"These songs came from a really difficult place, and I don't think there's any way around that," Leming says of the 'Cold Blood' EP, a preview of his arresting debut album for Vagrant Records. "I felt like I was in a hole that I was never going to dig out of, so I started writing. Some of the songs were to remember better times, and some were to get me out of the shitty times I was living in."

In the summer of 2013, Leming had just completed a grueling tour of the United States plagued by setbacks and disappointments. Burned out seemingly beyond repair, he relocated to Las Vegas and questioned his next steps until fate intervened. First, a friend introduced him to the music of Townes Van Zandt. Then his brother sent him a copy of Leonard Cohen's 'New Skin For The Old Ceremony.' Josiah felt something important brewing, so he began teaching himself to fingerpick on a small Martin guitar he'd received as a gift from a fan. Clumsily at first, but with increasing finesse every day, he obsessively explored the instrument and his tumultuous emotional surroundings. Slowly but surely, the tumblers began to align and the locks started to turn. What at first appeared to be impenetrable walls ultimately revealed themselves as hidden doors, and suddenly previously unknown musical worlds opened up before him.

"When I was young, the folk and country stuff never connected with me," confesses Leming. "I was more dramatic than that. The flair of the British stuff like Morrissey and Echo and the Bunnymen was what really hit me."

The new material Leming found himself writing in Las Vegas combined the two, fusing the plainspoken poetry of American roots music with the emotional drama of Brit-pop into something of a new-Americana. He set up a microphone in his living room and recorded the meat of what would become the new album by himself, layering guitar and piano and vocals a track-at-a-time. The songs mined his childhood in Tennessee and the longing he felt to escape. They traced his journeys around the country, never settling down in any one place for too long. They mapped his fears and anxieties, spoke candidly to ex-girlfriends, and pulled no punches.

"For me, the music follows the words," says Leming. "I think the lyric creates the hook, and the words are what build connections in people's minds. If you get the words right, and if you sing them with conviction, no matter the melody, people will relate and they'll want to sing along."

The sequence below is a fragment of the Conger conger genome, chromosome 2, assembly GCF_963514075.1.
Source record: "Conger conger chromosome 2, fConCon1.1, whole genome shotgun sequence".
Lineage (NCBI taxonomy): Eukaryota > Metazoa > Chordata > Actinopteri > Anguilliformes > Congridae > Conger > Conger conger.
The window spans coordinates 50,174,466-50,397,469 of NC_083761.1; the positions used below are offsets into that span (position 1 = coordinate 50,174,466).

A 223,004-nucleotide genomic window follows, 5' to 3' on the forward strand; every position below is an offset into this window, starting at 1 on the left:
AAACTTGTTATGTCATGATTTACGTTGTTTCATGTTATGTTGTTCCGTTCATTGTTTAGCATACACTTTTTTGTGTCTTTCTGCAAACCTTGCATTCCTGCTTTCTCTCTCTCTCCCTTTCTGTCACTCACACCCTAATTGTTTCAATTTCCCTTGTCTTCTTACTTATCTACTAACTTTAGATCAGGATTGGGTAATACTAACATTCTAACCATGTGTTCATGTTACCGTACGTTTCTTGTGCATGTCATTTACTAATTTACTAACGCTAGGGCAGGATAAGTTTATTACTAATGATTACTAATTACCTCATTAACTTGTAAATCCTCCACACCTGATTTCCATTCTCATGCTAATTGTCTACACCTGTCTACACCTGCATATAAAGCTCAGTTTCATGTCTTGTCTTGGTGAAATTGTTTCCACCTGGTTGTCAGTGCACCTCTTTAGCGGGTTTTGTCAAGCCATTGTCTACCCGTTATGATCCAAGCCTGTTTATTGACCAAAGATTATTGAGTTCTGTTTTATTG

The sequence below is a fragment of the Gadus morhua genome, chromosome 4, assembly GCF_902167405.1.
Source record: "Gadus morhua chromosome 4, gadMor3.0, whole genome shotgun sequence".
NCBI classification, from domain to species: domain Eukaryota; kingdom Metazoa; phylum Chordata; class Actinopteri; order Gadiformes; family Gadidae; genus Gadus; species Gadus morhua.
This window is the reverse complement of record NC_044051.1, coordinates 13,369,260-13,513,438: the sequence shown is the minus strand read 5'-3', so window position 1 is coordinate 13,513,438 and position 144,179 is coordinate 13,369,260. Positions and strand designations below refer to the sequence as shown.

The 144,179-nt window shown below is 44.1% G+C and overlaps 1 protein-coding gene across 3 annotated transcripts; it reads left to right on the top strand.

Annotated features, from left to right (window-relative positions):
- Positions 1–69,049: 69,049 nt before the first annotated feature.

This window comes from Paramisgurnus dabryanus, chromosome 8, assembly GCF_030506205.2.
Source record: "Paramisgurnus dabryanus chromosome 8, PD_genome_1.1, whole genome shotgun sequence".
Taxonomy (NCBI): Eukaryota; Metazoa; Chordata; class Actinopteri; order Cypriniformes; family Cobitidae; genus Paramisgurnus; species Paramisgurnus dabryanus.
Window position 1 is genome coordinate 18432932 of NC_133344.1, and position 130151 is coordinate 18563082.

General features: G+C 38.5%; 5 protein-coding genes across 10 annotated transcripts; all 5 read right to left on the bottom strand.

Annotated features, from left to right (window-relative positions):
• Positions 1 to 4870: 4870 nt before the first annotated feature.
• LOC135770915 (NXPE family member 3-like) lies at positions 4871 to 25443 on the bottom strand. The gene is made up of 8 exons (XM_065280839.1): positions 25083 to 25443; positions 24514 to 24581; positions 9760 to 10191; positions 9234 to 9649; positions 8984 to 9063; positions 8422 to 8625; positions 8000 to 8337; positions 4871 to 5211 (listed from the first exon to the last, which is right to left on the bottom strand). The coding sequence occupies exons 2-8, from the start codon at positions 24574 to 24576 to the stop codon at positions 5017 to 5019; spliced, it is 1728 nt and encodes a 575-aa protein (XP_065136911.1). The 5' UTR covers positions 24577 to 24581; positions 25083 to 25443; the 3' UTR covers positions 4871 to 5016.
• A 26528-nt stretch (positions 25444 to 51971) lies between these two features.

And that's exactly what happened when Josiah began performing the new songs live with guitarist Stephen Johnson and bassist/percussionist Josh Nyback. Under the name Josiah & The Bonnevilles, they landed a residency in LA that quickly garnered a devoted fanbase and showed Leming just how far those simple, stripped-down tunes he'd recorded in Las Vegas could go. The power of the live shows and the audience reactions inspired Leming to bring his new bandmates into the studio in LA with co-producer/mixer Dave Way (Fiona Apple, Paul McCartney) to flesh out several tracks and finally complete work on the album.

The resulting record showcases the full spectrum of Leming's talents, from the bittersweet farewell of "Back To Tennessee" and gut-wrenching confessional "Lie With Me" to the Dylan-esque "Please" and infectious "Swing." The arrangements are understated, drawing emotional power not from bombast or grandeur but rather through intimacy and intensity. Leming and the band create wide-open vistas with their music, leaving room for the lyrics to live and breathe and cut you to the quick. "Cold Blood" displays Josiah's mastery of intricate fingerpicking techniques, while "Long Gone" makes beautiful use of his delicate falsetto, and "London" transports you into an entire world built of nothing more than an acoustic guitar and his quavering, passionate voice.

In the end, that's what Josiah & The Bonnevilles do best: transport you. Each song is a journey in its own right: of memory, of regret, of hope, of self-discovery. Josiah may be nostalgic to the core, but out of the darkness of his past, he's crafted a brilliant beacon of an album that's shining a bright, blazing light onto all the promise of his future.

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Josiah and the Bonnevilles